I got to ride my old bike tonight on my favorite run around Draper Lake, thanks to a generous friend! I forgot how much I loved my evening rides in the summer, from wildlife sightings to the varying temperature currents and fragrances that one can really only experience on a motorcycle. Tonight I had a special treat – in my rearview mirror I could see the fading remnants of a brilliant pink sunset, and in front of me was the reflective yellow ribbon leading to a bright “blue” moon rising over the lake.
These past few months as we prepare to go to Africa have been bittersweet and filled with moments we treasure as the “last” we’ll have in quite a while. Especially in this last month, I’ve felt in a flurry to say goodbye to family and friends I won’t see again for a long time, or for some, not until we meet again on the other side. Last night I celebrated what is probably my last meeting with my good friends from SHOUT – young women who have heroically battled cancer in the middle of juggling careers and young families. We talked about how we’ve changed since our diagnosis, and nearly all will say cancer was in some ways a blessing…it forced us to examine our lives to see what really matters and taught us to cherish the time we have together, to make the best of every moment. A message we commonly share with others is the importance “not to sweat the small stuff” and to “take time to smell the roses.”
I think that’s part of why I loved to ride so much. For just a little while, time stood still and I was alone with my thoughts. I became a philosopher, an explorer, and a mental journalist. In fact I would have been a much more prolific blogger if I could have somehow recorded the deep musings on my journeys! But most importantly, it was a time I could be thoroughly engaged in the moment and completely experience the joy of life. I loved the rumble of the engine, the wind on my face, and as tonight, the incredible fragrances that shifted from musky woodlands to sweet meadows to earthy fresh-tilled soil.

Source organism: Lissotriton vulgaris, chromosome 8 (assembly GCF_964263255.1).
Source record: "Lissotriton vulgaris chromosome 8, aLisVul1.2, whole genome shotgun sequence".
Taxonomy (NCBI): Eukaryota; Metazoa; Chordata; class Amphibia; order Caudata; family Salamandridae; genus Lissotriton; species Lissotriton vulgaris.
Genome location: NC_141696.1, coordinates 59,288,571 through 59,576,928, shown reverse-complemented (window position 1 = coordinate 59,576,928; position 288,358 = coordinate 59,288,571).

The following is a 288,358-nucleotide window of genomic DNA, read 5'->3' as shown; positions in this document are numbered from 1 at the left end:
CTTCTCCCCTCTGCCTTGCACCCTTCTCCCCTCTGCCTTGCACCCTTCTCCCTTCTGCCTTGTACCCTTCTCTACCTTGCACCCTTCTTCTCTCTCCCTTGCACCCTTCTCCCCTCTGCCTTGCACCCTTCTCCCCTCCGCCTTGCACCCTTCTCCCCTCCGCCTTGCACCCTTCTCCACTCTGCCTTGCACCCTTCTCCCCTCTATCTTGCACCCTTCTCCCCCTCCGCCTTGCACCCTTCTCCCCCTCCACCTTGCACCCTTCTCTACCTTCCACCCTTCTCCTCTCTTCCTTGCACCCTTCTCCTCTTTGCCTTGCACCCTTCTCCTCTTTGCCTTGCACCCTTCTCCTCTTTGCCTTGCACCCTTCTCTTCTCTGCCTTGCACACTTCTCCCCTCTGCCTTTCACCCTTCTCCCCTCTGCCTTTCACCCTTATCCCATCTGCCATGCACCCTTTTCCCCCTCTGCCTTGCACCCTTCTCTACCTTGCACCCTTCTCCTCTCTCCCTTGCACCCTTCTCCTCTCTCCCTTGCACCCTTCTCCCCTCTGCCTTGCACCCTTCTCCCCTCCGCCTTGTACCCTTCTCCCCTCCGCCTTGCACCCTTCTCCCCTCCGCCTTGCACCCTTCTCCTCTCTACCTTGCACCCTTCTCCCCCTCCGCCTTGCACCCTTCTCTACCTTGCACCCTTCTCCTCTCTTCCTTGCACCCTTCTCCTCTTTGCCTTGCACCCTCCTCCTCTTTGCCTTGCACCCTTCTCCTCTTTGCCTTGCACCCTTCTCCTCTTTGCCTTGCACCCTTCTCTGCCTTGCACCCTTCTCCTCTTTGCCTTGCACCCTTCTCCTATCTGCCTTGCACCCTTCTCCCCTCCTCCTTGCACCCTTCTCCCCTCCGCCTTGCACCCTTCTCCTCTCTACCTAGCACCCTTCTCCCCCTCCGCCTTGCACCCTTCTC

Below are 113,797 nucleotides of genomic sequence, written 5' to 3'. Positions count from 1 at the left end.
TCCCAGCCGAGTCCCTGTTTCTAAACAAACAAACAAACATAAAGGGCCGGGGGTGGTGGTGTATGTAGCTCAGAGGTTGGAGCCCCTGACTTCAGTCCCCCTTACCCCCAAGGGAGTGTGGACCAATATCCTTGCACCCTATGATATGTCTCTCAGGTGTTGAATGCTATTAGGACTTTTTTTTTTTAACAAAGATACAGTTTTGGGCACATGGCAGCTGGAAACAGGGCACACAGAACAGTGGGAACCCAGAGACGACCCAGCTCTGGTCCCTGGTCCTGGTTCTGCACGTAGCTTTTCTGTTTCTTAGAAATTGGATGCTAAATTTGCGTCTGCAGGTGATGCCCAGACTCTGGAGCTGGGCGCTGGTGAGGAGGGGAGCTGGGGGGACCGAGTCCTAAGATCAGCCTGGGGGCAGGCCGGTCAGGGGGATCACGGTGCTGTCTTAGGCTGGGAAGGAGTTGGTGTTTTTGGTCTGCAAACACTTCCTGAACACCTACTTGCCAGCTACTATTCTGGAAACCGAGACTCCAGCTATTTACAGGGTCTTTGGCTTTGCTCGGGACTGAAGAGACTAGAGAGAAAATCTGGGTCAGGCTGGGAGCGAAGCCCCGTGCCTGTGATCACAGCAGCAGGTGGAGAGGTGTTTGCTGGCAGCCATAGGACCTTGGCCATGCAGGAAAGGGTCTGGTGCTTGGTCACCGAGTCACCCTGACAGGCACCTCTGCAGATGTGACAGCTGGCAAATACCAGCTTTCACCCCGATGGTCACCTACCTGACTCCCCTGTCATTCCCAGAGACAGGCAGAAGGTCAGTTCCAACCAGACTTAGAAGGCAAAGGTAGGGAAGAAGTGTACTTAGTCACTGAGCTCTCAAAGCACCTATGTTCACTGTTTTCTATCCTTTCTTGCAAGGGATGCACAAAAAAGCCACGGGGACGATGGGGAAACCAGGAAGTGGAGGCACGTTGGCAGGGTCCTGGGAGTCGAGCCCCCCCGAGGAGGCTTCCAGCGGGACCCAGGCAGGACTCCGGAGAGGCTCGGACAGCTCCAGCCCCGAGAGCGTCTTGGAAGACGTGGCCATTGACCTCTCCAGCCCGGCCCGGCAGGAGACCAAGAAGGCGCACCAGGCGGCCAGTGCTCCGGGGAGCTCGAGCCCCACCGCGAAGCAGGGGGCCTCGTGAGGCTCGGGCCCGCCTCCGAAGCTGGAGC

Tonight I realized how much smell is integrated into my experiences, and is one of the many mental snapshots I’m taking as I say farewell to America. A couple of months ago I was back in the Ozarks, and took deep nostalgic whiffs of the oak woods I spent so much time in camping and hiking. When we were in the mountains last week, I stopped to take in the crisp morning air saturated with the smell of pine and listen to the haunting whisper as the wind blew through the treetops. The banks of the creek were fresh and earthy as the water rushing over the rocks sang to me. I passed through a meadow filled with beautiful purple mountain lupines with an intoxicating fragrance backlit by the brilliant white glaciers of Mt. Rainier. I feel my life is so much richer for these experiences.
Whoever first said to take time to smell the roses was so wise. This requires us to break from the hustle and bustle long enough to not only notice beauty, but to also step a little closer to explore and take a deep breath to soak in everything that moment has to offer. It’s amazing how peaceful and content one can feel after just a simple pause. So take a reminder from my survivor friends, and be sure to pause for a moment to experience life to its fullest!